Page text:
Will the Taoiseach reconsider the survey on social costs where he says an experiment was undertaken? Is he aware that what he is talking about was a temporary reduction in PRSI for people who took on extra employees? Would he not agree that the problem is that when an employer talks about taking somebody on he is taking him on for, perhaps, a lifetime of up to 40 years and that a short term 18-month reduction in PRSI does not significantly improve the economies of that proposition?

We tested the market. Sustainable jobs are put in place when there is a demand for a product or service. It does not matter that there is no social cost if one does not have a buyer for the product or the end product is not competitive enough. Those are the things that matter. It is incorrect to suggest this is not a competitive economy considering that during a deep recession we increased our exports and share of decreasing markets, the greatest test of competitiveness in any economy. I look forward to a very sizeable increase in exports now that world trade is beginning to increase.

Is the Taoiseach aware that an employer who experiences an increase in demand for a product has two ways to fulfil that demand: by employing more people or by intensifying capital investment in the firm. Since people receive subsidies for capital investment and pay taxes on employing workers, they are more likely to increase production by capital investment than by increased labour input. An equalisation in the tax treatment of capital investment, which is subsidised, as against employing people, who are taxed, needs to be considered if we are to maximise the employment input as a result of an increase in output.

I am well aware of those arguments. There is a shift in direction in that regard of which I am sure Deputy Bruton is well aware.

That is gobbledegook. What does it mean?

The time for questions to the Taoiseach is exhausted. I will take questions — I hope they will be brief — from those Deputies who have been offering.

This is not high infants. The Taoiseach should at least attempt to answer a question coherently. Those words mean nothing.

They mean nothing to the Deputy.

The Taoiseach indicated he is on the point of solving the unemployment problem this year but perhaps he will forgive me if I am sceptical, given the level of unemployment in my area. To what extent are the 28,000 jobs to which he referred part-time? Are many permanent full-time jobs which are lost to the economy being replaced by part-time, in many cases low paid, jobs? Will the Taoiseach indicate the extent of emigration this year? He gave a figure of 25,000 new jobs required each year and said that 28,000 jobs were created this year, but he did not give a figure for the number of jobs lost. He claimed there is a reduction of 20,000 on the unemployment register but those figures do not add up. Where are the lost jobs?

I have given extensive replies in this regard and I have nothing further to add. I will send any further information available on classification of jobs to the Deputy.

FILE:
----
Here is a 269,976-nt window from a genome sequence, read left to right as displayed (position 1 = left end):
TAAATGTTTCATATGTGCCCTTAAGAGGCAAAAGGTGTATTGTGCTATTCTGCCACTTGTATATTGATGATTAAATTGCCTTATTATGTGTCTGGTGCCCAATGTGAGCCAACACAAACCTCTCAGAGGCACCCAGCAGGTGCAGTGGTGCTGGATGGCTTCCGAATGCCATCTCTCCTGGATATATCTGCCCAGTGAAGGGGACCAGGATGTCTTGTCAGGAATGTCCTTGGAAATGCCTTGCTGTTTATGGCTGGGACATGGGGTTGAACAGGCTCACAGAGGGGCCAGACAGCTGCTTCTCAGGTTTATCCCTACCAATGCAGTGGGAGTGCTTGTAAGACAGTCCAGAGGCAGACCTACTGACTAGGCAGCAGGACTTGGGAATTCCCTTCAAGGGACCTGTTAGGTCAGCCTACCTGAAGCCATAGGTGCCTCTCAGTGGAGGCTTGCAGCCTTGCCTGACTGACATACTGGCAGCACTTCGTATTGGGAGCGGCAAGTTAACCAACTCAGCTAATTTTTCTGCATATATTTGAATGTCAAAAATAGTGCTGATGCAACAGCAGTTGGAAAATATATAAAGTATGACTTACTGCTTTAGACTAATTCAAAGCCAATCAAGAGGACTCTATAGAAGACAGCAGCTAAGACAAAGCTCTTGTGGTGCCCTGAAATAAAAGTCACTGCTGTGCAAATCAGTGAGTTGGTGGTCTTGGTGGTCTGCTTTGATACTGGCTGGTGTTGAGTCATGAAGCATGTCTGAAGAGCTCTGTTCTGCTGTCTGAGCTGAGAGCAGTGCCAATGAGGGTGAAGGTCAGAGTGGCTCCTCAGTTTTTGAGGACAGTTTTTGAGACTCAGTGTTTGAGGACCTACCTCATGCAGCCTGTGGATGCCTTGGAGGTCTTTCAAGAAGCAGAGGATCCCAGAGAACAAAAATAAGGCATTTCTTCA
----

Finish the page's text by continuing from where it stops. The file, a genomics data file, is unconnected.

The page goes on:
Will the Taoiseach not accept, from his business experience in a labour intensive industry where margins are very tight, that the cost of labour is the biggest single factor in the success or otherwise of a company, that a reduction in the cost of labour renders a company successful? Is the Taoiseach aware that an ESRI study of employers showed the largest proportion found that high levels of tax in the Irish economy is the greatest disincentive to employment and 35 per cent said they would sacrifice grant aid in lieu of tax changes?

I am sure Deputy Harney is aware that the level of grants is being reduced. Deputy Bruton did not understand what I meant by a shift in policy in that regard but that is what I meant. There is a reduction in the level of grants paid and a totally different policy approach is being taken by Forbairt and the IDA in this regard. It is desirable that taxes are as low as possible but social costs are imposed for a purpose: they are used to remunerate workers who pay into this fund and have to get money out of it. There is a continuous barrage by employers seeking cheaper social costs, but somebody has to fund the benefits to employees. Let us put this in perspective and look at the overall picture.

I knew there was a socialist wing to this Government.

I am a realist. Everybody would like to pay less income tax and PRSI, but if the money does not come from that source it will have to come from elsewhere. The Government is holding a very firm line on expenditure. That is the way to reduce taxation and provide a better reward for those who are working. That is our approach. It is not a question of shouting, as people do in this House from time to time, to cut expenditure without saying where it should be cut.

It should be kept to the level of inflation.

If the Deputy wants a reduction in social welfare, health or education expenditure she should tell us. She should not be hypocritical.

A 17 per cent pay rise would be one matter on which to start.

My salary was analysed yesterday at £3 an hour. Deputy Harney is suggesting that is too much but I believe it should be much more.

Is the Taoiseach worth more?